Joseph’s consent to his divine calling is as significant as Mary’s consent to hers
A few weeks ago, perhaps in anticipation of the Christmas season, I read the first chapter of the Gospel of Matthew, with the story of the troubling situation in which Joseph finds himself when his betrothed, Mary, becomes pregnant, and how it it resolved by a dream in which an angel of God appears to him and explains that Mary is not pregnant as a result of fornication:
Joseph, thou son of David, fear not to take unto thee Mary thy wife: for that which is conceived in her is of the Holy Ghost. And she shall bring forth a son, and thou shalt call his name JESUS: for he shall save his people from their sins.And how does Joseph respond to this remarkable communication, or illusion?
Then Joseph being raised from sleep did as the angel of the Lord had bidden him, and took unto him his wife: And knew her not till she had brought forth her firstborn son: and he called his name JESUS.Joseph is presented with something that completely transcends ordinary, material knowledge. His betrothed, whom he he has not had relations, is pregnant. There is only one way that a woman can become pregnant. But in order for Mary to have become pregnant that way, she would have to be a gravely misbehaving young woman. So, even before the angel’s visitation, Joseph was loath to believe of her what the facts undeniable said of her, because he knew her character. Yet the facts remained undeniable, and he was looking for a way to end his betrothal to her, without humiliating her publicly.
When the angel tells him that the child in her was conceived by the Holy Spirit, and that it is destined to be a savior to mankind, Joseph, instead of saying, “This is ridiculous,” believes it. He accepts the angel’s impossible statement about the nature of Mary’s pregnancy, and he obeys the angel’s call for him, Joseph, to take Mary as his wife. By doing these things, he accepts the revelation of a non-material, divine reality, and his own mission and role as the adoptive father of the savior.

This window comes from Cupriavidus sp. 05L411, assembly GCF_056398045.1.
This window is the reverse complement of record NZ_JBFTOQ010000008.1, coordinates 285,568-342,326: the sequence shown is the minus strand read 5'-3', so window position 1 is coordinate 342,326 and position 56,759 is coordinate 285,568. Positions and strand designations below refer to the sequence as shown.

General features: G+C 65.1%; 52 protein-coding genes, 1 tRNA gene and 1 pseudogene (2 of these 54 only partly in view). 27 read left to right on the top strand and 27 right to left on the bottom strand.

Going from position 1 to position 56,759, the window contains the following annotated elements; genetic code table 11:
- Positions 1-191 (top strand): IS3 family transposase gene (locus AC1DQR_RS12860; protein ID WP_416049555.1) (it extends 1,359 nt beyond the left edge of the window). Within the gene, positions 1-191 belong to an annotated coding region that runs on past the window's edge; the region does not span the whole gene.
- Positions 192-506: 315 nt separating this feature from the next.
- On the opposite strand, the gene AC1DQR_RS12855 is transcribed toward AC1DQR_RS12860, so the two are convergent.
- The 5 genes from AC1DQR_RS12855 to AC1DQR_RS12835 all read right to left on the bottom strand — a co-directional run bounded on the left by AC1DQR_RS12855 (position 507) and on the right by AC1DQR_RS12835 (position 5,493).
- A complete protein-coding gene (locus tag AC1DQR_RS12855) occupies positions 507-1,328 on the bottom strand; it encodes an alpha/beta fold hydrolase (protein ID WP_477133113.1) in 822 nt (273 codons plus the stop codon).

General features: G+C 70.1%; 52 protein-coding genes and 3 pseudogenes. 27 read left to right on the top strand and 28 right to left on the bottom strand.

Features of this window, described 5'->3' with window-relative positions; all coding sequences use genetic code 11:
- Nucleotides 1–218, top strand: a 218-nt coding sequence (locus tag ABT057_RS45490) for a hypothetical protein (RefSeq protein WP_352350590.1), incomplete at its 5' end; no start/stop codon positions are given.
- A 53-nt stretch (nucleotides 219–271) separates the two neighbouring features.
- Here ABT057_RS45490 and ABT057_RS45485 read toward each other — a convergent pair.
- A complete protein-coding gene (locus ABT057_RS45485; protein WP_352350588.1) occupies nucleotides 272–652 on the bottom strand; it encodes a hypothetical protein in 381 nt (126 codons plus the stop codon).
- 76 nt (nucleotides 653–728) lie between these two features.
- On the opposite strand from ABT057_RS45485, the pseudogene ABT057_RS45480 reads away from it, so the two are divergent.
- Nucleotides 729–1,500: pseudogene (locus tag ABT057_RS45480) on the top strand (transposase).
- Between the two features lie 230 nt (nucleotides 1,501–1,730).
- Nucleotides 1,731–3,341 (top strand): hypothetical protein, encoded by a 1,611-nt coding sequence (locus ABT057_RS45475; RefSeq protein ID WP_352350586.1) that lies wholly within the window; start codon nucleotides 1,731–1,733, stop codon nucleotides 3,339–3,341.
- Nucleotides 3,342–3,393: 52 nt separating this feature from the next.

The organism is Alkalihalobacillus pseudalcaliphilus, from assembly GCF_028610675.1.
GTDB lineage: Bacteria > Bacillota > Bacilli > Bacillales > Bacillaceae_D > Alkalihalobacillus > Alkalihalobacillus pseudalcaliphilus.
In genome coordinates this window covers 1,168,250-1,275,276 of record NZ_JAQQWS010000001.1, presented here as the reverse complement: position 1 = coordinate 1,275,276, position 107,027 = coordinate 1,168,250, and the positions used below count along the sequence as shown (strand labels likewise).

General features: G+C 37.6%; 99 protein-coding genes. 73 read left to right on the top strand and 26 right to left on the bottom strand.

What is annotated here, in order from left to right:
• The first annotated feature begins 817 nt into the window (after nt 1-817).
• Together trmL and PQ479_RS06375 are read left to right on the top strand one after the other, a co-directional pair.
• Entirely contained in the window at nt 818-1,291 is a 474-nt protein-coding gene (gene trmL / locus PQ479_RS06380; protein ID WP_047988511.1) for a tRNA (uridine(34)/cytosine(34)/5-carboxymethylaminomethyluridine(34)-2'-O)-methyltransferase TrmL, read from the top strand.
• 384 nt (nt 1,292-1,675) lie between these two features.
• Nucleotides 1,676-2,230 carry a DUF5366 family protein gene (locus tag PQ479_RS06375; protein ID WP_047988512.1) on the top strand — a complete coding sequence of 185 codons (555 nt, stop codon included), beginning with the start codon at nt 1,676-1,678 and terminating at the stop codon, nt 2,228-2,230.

Now Mary of course undergoes a similar and much more famous confrontation in the second chapter of Luke, when the angel Gabriel appears to her and says:
Fear not, Mary: for thou hast found favour with God.Mary naturally has some questions about this:
Then said Mary unto the angel, How shall this be, seeing I know not a man?Mary’s act of consent is not only the act which allows for the conception and birth of Jesus, it is also seen by Christianity as the archetypal act of faith, emulating Abraham’s perfect faith in Genesis, by which the Christian religion comes into being. Mary, like Abraham, is the perfect believer.
Now what occurred to me when I read the story of Joseph is that Joseph, by his act of faith in something that defied all material knowledge, and by his consent to a divine mission, is as much the perfect believer as Mary is. It is through Joseph’s perfect faith in God, his recognition and embrace of a higher reality, as much as through Mary’s, that Christ’s advent occurred in the way it did, and that the Christian religion was born.
Here is the story of Joseph, as told in the first chapter of the Gospel of Matthew:
Now the birth of Jesus Christ was on this wise: When as his mother Mary was espoused to Joseph, before they came together, she was found with child of the Holy Ghost. Then Joseph her husband, being a just man, and not willing to make her a publick example, was minded to put her away privily. But while he thought on these things, behold, the angel of the Lord appeared unto him in a dream, saying, Joseph, thou son of David, fear not to take unto thee Mary thy wife: for that which is conceived in her is of the Holy Ghost. And she shall bring forth a son, and thou shalt call his name JESUS: for he shall save his people from their sins. Now all this was done, that it might be fulfilled which was spoken of the Lord by the prophet, saying, Behold, a virgin shall be with child, and shall bring forth a son, and they shall call his name Emmanuel, which being interpreted is, God with us. Then Joseph being raised from sleep did as the angel of the Lord had bidden him, and took unto him his wife: And knew her not till she had brought forth her firstborn son: and he called his name JESUS.
Laura Wood writes:
In spiritual terms, every father is a surrogate father. That is why Joseph stands for something fundamental and almost inexpressibly important. By consenting to fatherhood, which involves assuming the role of protector and not simply begetting children, a man allows God to act in the human realm. Joseph threw open the door. His consent was not surrender. He decided to act.Kidist Paulos Asrat writes:
I beat you to this conclusion by about a couple of years. :).
Posted by Lawrence Auster at December 30, 2010 08:40 AM | Send